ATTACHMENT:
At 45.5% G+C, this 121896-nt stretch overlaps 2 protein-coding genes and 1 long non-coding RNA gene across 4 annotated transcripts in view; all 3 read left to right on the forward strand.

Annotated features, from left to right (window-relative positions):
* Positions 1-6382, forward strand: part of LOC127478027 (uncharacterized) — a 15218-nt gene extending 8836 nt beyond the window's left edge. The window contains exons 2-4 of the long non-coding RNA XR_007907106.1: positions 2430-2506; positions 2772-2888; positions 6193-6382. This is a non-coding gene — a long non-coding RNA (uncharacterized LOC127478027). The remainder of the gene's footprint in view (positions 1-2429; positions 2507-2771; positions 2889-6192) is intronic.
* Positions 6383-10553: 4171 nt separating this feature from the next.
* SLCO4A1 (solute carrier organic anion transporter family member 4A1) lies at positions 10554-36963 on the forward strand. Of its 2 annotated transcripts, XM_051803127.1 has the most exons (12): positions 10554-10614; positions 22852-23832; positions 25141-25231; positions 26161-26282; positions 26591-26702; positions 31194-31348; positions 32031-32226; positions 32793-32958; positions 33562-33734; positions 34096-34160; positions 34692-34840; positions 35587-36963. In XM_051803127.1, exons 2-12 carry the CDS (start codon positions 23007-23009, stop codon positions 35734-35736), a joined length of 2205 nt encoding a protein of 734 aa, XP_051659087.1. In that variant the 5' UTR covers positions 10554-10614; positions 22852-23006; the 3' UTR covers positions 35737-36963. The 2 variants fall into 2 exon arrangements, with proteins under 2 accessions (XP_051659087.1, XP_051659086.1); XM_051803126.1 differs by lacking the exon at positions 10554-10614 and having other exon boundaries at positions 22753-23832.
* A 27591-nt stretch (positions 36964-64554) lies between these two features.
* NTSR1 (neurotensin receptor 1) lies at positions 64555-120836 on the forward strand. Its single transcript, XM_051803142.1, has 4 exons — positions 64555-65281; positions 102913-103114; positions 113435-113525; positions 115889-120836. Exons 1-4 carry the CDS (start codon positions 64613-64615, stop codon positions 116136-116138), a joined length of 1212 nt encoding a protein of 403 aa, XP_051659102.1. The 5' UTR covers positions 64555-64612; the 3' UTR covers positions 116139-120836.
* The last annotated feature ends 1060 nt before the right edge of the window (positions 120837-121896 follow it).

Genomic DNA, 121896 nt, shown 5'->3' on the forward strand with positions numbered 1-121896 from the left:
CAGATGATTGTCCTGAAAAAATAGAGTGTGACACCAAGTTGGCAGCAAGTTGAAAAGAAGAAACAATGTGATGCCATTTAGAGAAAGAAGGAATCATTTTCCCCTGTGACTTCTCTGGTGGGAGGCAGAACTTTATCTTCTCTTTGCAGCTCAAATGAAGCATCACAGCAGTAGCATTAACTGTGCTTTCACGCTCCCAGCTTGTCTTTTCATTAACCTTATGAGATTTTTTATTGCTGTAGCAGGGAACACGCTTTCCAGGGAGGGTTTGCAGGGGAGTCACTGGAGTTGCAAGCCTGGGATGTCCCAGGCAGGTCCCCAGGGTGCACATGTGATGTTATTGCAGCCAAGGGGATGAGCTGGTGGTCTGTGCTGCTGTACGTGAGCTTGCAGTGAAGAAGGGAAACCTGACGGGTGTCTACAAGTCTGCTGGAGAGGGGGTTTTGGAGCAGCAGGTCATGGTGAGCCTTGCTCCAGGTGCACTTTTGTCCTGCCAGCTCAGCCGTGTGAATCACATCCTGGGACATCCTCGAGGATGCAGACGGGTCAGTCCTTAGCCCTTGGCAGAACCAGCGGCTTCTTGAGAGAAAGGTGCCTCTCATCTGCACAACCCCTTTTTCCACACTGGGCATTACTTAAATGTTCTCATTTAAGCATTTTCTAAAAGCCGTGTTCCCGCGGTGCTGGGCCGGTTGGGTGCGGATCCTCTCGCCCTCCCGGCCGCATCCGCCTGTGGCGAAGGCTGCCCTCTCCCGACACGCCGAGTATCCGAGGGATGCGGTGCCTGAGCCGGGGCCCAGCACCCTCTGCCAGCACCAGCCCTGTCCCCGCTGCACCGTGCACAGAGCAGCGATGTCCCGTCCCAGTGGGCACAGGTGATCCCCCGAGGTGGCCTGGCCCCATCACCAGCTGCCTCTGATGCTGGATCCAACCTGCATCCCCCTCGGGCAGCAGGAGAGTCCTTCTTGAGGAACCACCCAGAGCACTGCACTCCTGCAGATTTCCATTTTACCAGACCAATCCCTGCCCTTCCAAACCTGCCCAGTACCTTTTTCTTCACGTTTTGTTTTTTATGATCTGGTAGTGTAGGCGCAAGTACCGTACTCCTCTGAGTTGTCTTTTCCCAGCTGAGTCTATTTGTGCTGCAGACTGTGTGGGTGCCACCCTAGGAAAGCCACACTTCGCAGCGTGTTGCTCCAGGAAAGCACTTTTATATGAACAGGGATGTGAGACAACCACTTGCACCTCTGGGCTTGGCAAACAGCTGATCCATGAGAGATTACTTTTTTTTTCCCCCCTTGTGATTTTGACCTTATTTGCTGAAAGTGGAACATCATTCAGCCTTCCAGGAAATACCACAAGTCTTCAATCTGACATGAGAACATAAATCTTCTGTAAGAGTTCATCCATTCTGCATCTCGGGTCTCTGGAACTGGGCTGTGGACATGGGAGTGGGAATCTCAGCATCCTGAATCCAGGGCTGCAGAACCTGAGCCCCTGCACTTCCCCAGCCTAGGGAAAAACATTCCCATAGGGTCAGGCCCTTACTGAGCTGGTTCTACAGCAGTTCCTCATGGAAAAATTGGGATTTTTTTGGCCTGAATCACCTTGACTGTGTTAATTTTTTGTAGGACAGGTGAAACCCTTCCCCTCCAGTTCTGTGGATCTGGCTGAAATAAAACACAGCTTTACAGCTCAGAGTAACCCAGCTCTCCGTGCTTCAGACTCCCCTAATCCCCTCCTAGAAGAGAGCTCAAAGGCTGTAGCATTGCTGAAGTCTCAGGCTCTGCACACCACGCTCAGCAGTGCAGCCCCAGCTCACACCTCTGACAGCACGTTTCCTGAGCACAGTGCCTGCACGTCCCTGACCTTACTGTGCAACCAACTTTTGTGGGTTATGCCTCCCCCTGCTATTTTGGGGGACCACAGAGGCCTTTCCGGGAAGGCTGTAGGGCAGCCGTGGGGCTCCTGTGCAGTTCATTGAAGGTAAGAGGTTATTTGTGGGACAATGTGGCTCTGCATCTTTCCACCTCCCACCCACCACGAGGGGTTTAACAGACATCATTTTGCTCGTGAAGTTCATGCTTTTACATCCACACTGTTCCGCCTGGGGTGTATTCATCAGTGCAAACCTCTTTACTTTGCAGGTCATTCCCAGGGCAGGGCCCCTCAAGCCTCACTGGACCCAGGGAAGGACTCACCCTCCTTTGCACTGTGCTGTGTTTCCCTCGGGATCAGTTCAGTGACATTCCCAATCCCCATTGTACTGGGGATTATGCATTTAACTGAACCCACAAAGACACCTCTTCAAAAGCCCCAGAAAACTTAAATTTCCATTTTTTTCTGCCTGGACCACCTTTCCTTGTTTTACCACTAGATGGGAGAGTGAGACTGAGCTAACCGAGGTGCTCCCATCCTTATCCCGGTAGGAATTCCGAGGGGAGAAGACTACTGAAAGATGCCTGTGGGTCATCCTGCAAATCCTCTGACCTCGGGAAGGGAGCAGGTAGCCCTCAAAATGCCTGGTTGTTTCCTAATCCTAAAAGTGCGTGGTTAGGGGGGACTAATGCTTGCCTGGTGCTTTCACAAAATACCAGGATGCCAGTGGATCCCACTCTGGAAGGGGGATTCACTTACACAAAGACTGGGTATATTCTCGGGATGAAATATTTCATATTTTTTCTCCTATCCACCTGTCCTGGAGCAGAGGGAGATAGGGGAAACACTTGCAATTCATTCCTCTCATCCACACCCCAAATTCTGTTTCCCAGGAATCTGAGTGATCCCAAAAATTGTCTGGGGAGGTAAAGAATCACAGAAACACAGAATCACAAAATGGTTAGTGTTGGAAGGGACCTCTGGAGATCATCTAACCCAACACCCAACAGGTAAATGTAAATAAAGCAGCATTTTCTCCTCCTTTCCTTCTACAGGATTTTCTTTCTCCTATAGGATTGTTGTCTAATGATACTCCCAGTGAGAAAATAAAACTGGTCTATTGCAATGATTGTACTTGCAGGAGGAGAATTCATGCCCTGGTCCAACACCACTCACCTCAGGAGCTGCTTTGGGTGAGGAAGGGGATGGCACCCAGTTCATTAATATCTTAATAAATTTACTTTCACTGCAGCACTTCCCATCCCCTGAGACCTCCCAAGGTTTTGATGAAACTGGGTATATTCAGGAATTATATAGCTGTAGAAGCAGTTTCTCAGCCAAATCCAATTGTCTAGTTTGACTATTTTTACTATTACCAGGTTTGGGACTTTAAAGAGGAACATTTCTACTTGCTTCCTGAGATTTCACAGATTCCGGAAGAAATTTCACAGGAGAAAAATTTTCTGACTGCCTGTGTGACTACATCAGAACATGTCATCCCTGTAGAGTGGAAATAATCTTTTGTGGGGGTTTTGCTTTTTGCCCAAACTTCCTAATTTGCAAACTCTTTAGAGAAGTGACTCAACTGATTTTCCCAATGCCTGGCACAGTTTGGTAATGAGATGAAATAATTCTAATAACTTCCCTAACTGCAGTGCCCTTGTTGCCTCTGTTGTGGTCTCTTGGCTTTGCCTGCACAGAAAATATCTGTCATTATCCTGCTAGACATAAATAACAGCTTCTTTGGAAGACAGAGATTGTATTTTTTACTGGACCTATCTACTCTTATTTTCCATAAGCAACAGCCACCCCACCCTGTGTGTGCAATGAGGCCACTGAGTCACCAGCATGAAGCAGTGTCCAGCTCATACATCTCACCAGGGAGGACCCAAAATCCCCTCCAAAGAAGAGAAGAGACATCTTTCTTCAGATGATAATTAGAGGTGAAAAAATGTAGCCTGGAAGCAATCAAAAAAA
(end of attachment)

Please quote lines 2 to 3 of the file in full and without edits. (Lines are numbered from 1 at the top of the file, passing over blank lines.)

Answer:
Annotated features, from left to right (window-relative positions):
* Positions 1-6382, forward strand: part of LOC127478027 (uncharacterized) — a 15218-nt gene extending 8836 nt beyond the window's left edge. The window contains exons 2-4 of the long non-coding RNA XR_007907106.1: positions 2430-2506; positions 2772-2888; positions 6193-6382. This is a non-coding gene — a long non-coding RNA (uncharacterized LOC127478027). The remainder of the gene's footprint in view (positions 1-2429; positions 2507-2771; positions 2889-6192) is intronic.